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by Jennifer Hampster, 9/8/00

Dc: This is DCR, news meant for amusement.
The major party candidates for the presidency have spent a lot of time lately debating about debating, while the minor party candidates have tried valiantly to engage the debate debaters in a debate about whether the debates should include … minor party candidates. And in the midst of all this … Senator Sam Spleen of the Enough! party has tried once again to separate himself from the crowd by taking an unexpected stand on the issue.
Jennifer Hampster reports.

(sfx: rain, thunder, crowd milling around)

Jennifer: While most third party candidates are trying to get INTO the debates, Senator Spleen says he is determined to get OUT.
In a major speech on a rainy afternoon at Pandering College, the Senator demanded that the Federal Forum Fellowship, or FFF, guarantee that his name will not appear on any list of candidates for any debate, joint appearance or symposium.

(sfx: applause up and fade)

Spleen: If invited I will not attend! If included I will not participate!
If rebutted … I WILL NOT RESPOND!

(sfx: applause)

Why? Because debates are boring!

(sfx: applause up and down)

And you know what? The candidates are boring!

(sfx: applause up and down)

And I didn't get into this to bore the American People!

(sfx: applause)

If I wanted to bore the American people … I'd have my own show on NPR!

(sfx: wild applause)

Jennifer: Spleen's surprising statements came as the Pandering College Quad filled up with students and their families in line for dormitory assignments. The idea of having them hear a political speech while they waited was part of the college's election year political awareness focus.
Afterwards, many said they hadn't heard of Spleen but came away with a positive impression, especially when he talked about his campaign's goals and values.

(sfx: applause)

Spleen: My campaign is about entertaining television and wonderful old programs you love, not dumb, windy debates!

(sfx: applause)

Spleen: My campaign is NOT about telling people what they want to hear.
My campaign is about opening doors!

(sfx: applause)

Opening doors to Enlightenment.
Opening doors to Entertainment.

(sfx: applause)

Opening the doors to these dorms … so your students can move in and start getting their education, and so the rest of you moms and dads and baby brothers and sisters can go home!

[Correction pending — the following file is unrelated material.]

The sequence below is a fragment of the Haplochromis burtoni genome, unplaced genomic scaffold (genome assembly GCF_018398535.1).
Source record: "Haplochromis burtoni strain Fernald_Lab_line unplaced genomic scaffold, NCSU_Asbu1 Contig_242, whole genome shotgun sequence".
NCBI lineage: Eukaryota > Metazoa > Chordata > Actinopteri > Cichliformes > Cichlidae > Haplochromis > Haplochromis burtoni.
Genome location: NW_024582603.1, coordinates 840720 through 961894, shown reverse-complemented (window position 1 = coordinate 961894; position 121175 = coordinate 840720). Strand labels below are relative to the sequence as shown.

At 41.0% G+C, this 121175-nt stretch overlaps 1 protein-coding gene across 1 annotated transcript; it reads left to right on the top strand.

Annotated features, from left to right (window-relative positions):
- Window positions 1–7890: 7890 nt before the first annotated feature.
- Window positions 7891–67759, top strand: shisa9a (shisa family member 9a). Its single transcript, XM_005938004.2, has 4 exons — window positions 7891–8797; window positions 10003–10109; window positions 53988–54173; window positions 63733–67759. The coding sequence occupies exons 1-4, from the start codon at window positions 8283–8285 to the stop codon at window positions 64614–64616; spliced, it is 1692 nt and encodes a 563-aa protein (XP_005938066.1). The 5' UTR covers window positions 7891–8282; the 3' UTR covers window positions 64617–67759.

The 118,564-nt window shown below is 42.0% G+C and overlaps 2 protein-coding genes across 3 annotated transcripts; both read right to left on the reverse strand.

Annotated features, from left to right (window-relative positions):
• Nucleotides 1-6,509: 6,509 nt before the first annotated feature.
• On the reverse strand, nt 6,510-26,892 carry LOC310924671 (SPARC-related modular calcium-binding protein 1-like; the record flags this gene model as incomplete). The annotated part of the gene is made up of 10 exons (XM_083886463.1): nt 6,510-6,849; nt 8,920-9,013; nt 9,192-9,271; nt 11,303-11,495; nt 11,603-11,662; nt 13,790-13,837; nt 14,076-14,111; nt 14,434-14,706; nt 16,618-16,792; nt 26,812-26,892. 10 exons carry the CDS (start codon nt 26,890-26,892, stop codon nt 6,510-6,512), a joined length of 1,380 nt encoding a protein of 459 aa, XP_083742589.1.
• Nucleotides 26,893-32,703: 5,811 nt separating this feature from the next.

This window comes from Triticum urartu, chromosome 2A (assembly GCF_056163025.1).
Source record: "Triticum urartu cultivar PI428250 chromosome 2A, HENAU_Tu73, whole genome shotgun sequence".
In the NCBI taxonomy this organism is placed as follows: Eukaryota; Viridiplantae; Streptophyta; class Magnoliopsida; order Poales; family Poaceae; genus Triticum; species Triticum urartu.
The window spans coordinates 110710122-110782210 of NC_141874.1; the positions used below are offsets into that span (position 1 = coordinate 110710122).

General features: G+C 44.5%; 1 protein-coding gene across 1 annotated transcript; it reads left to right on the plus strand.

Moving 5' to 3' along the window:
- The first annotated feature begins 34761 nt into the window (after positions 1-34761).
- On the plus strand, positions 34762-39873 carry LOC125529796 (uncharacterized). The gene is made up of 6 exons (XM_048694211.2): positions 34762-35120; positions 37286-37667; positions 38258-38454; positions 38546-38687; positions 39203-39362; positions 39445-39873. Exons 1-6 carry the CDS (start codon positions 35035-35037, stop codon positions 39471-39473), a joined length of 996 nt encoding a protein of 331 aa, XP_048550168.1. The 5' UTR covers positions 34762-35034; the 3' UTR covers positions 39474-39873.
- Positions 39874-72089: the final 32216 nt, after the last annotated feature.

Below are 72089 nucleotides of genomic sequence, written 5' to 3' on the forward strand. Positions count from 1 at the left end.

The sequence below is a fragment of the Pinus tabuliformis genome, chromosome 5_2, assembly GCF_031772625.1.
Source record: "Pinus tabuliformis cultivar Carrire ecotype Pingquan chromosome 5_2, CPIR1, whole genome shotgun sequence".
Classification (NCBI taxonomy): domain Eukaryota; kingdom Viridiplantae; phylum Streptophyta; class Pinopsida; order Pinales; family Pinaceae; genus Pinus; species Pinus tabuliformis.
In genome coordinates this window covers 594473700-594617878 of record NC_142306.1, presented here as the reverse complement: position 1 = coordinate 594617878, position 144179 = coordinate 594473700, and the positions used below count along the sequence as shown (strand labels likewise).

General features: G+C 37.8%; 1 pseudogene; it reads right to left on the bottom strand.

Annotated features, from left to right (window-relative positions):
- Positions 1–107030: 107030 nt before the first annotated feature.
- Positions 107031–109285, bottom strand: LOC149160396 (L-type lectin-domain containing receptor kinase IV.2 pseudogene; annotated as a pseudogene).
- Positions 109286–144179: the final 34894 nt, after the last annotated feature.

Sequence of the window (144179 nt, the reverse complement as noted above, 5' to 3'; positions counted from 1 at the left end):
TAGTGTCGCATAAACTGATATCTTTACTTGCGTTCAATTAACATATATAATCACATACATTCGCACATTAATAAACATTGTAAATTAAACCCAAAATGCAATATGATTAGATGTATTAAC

(sfx: big applause)

Jennifer: The Pandering College crowd reacted with such enthusiasm, it raised the question: "Has Spleen tapped into something powerful?" Political Analyst Robert Bloviate thinks so.

Bloviate: When a debate takes over the TV for a large part of the evening … the national mood turns cranky. The polls show that people want to be entertained. They need to be entertained.
And a couple of guys talking … won't do it.
Seeing somebody get whupped … that's what the people want. And in this day and age, that means televised wrestling, not a political debate.

Jennifer: But when TV promotes political debates … they try to present it as a contest, a match, a battle, where someone really could … be humiliated and disgraced. And someone else could emerge the obvious winner!

Bloviate: But experience has shown us that a political debate doesn't have enough whupping going on to hold the attention of the American people.
And for Senator Spleen to reject debates … not on any lofty grounds, but because they're boring … that sounds true to most people.
And it's very smart marketing, since they won't let him in the debates anyway!

Jennifer: And so, Senator Spleen and the Enough! Party continue to wage a baffling and enigmatic campaign, breaking all the rules and perhaps making some new ones, as the candidate takes a solemn vow to never sully the airwaves by being part of a televised debate. I'm Jennifer Hampster.

Dc: Jennifer, this is a radical position Senator Spleen is taking on the debates.

Jennifer: (testy) So?

Dc: Will it work? Does it have a chance?

Jennifer: No. It's all a waste of time. My time. Your time. His time. It's all being thrown away. Spleen hasn't got a prayer, but I spend my life covering him. Why? It must be the money.

Dc: So you think he hasn't got a chance?

Jennifer: I have no idea! I'm not Madame Swami! I'm a reporter, not a handicapper. If you want to treat our great national agony of picking a president like some football pool, be my guest, but don't ask me to contribute. The field is full of goofballs and anything could happen. I have no idea how it's going to turn out. That's why we supposedly study up on the issues and have elections.

Dc: But the polls say …

Jennifer: Don't get me started on the polls. I think they should be illegal.
And YOU should be working as a receptionist. Not to insult receptionists.

(sfx: shuffling papers)

Dc: Is this the conversation we were supposed to have after your story? I'm not seeing any of this on my script.

Jennifer: Oooops! Is this mike open? I had no idea! It must be going around this week! Sorry, all the mean things I just said were intended to be private conversation. I'd apologize, but you weren't supposed to hear them, so shame on you!

Dc: Our chief political correspondent, Jennifer Hampster.


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